These challenges are by no means insurmountable, but a strategic approach is required to engage stakeholders at all levels of the construction industry and make the circular approach as financially advantageous as it is ecologically.

    Encouraging collaboration and skill development across the industry will be a vital first step. Investment in training programs, experiential learning, and fostering a more collaborative approach can lead to better education and a shared vision for a circular economy in the construction sector.

    Addressing the knowledge gap and promoting education on circular design principles is a key aspect of this. Sharing best practices and providing education across the supply chain, industry, and government will be instrumental in fostering a circular mindset.

    Early engagement is a pivotal strategy for encouraging a collaborative approach. For example, involving demolition contractors in the design process of a project can help project managers to address materials-related challenges at an earlier stage, fostering a more collaborative, effective and waste-reducing approach from the ground up.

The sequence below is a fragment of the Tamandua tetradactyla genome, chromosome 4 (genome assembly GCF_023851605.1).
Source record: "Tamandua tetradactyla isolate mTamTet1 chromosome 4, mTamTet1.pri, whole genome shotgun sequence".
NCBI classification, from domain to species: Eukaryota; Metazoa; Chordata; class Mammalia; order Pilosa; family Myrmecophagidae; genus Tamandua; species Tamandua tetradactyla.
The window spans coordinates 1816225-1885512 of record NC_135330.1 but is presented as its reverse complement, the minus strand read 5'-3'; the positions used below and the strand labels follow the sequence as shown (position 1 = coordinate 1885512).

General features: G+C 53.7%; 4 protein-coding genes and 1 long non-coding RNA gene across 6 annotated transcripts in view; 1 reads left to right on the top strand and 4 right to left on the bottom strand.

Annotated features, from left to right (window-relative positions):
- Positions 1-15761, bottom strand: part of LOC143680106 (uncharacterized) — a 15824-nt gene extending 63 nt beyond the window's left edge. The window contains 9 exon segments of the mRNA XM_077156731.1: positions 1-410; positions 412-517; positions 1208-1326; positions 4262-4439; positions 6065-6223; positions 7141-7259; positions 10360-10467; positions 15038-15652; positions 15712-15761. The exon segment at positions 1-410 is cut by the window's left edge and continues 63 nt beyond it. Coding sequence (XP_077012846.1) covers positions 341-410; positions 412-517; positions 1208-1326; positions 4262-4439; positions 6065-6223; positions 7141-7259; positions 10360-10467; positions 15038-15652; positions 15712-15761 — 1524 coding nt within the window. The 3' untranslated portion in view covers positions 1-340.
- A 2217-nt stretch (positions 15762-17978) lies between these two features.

Developing a set of commonly shared metrics and indicators to measure circularity consistently is fundamental. These metrics not only provide comparable insights on the status quo of circularity but also allow for meaningful progress measurement.

    Material passports are a practical solution to this. These documents provide data on reused construction materials, providing proof of provenance, and enabling traceability across their lifespans. This not only enhances the visibility of materials, but also acts as an enabler for potential reuse.

    Practically speaking, deconstructable architecture presents a paradigm shift, enabling easier and low-carbon salvage of materials during deconstruction, and facilitating their onward reuse.